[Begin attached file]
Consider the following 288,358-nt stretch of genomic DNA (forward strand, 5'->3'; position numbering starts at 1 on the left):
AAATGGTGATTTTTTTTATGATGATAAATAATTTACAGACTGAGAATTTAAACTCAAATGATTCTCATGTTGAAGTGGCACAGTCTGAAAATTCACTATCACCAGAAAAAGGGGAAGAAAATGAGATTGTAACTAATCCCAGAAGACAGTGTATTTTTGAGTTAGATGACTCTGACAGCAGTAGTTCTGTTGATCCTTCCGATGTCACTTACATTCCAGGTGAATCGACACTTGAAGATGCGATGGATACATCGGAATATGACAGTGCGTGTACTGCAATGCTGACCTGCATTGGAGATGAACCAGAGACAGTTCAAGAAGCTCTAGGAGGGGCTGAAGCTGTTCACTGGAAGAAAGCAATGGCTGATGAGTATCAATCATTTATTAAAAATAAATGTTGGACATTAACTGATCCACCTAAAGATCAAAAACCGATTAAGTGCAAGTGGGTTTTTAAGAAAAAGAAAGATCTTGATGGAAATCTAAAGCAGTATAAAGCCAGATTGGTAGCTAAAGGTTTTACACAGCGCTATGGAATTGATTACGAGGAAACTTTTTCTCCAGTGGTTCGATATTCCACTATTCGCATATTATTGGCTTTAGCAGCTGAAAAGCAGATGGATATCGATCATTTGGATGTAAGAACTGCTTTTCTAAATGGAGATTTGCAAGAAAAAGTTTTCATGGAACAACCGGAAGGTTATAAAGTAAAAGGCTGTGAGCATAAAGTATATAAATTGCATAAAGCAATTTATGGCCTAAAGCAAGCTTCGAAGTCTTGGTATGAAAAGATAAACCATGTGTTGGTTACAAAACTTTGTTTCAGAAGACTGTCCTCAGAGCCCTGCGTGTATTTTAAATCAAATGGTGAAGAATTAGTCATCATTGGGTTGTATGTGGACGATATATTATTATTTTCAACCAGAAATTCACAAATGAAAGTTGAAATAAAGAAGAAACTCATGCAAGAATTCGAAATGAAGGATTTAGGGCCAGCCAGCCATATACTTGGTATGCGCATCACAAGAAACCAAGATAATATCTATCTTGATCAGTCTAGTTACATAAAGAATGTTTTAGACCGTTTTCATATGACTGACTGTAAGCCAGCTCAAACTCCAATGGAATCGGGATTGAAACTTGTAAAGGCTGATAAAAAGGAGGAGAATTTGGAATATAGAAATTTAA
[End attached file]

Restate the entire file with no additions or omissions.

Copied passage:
Consider the following 288,358-nt stretch of genomic DNA (forward strand, 5'->3'; position numbering starts at 1 on the left):
AAATGGTGATTTTTTTTATGATGATAAATAATTTACAGACTGAGAATTTAAACTCAAATGATTCTCATGTTGAAGTGGCACAGTCTGAAAATTCACTATCACCAGAAAAAGGGGAAGAAAATGAGATTGTAACTAATCCCAGAAGACAGTGTATTTTTGAGTTAGATGACTCTGACAGCAGTAGTTCTGTTGATCCTTCCGATGTCACTTACATTCCAGGTGAATCGACACTTGAAGATGCGATGGATACATCGGAATATGACAGTGCGTGTACTGCAATGCTGACCTGCATTGGAGATGAACCAGAGACAGTTCAAGAAGCTCTAGGAGGGGCTGAAGCTGTTCACTGGAAGAAAGCAATGGCTGATGAGTATCAATCATTTATTAAAAATAAATGTTGGACATTAACTGATCCACCTAAAGATCAAAAACCGATTAAGTGCAAGTGGGTTTTTAAGAAAAAGAAAGATCTTGATGGAAATCTAAAGCAGTATAAAGCCAGATTGGTAGCTAAAGGTTTTACACAGCGCTATGGAATTGATTACGAGGAAACTTTTTCTCCAGTGGTTCGATATTCCACTATTCGCATATTATTGGCTTTAGCAGCTGAAAAGCAGATGGATATCGATCATTTGGATGTAAGAACTGCTTTTCTAAATGGAGATTTGCAAGAAAAAGTTTTCATGGAACAACCGGAAGGTTATAAAGTAAAAGGCTGTGAGCATAAAGTATATAAATTGCATAAAGCAATTTATGGCCTAAAGCAAGCTTCGAAGTCTTGGTATGAAAAGATAAACCATGTGTTGGTTACAAAACTTTGTTTCAGAAGACTGTCCTCAGAGCCCTGCGTGTATTTTAAATCAAATGGTGAAGAATTAGTCATCATTGGGTTGTATGTGGACGATATATTATTATTTTCAACCAGAAATTCACAAATGAAAGTTGAAATAAAGAAGAAACTCATGCAAGAATTCGAAATGAAGGATTTAGGGCCAGCCAGCCATATACTTGGTATGCGCATCACAAGAAACCAAGATAATATCTATCTTGATCAGTCTAGTTACATAAAGAATGTTTTAGACCGTTTTCATATGACTGACTGTAAGCCAGCTCAAACTCCAATGGAATCGGGATTGAAACTTGTAAAGGCTGATAAAAAGGAGGAGAATTTGGAATATAGAAATTTAA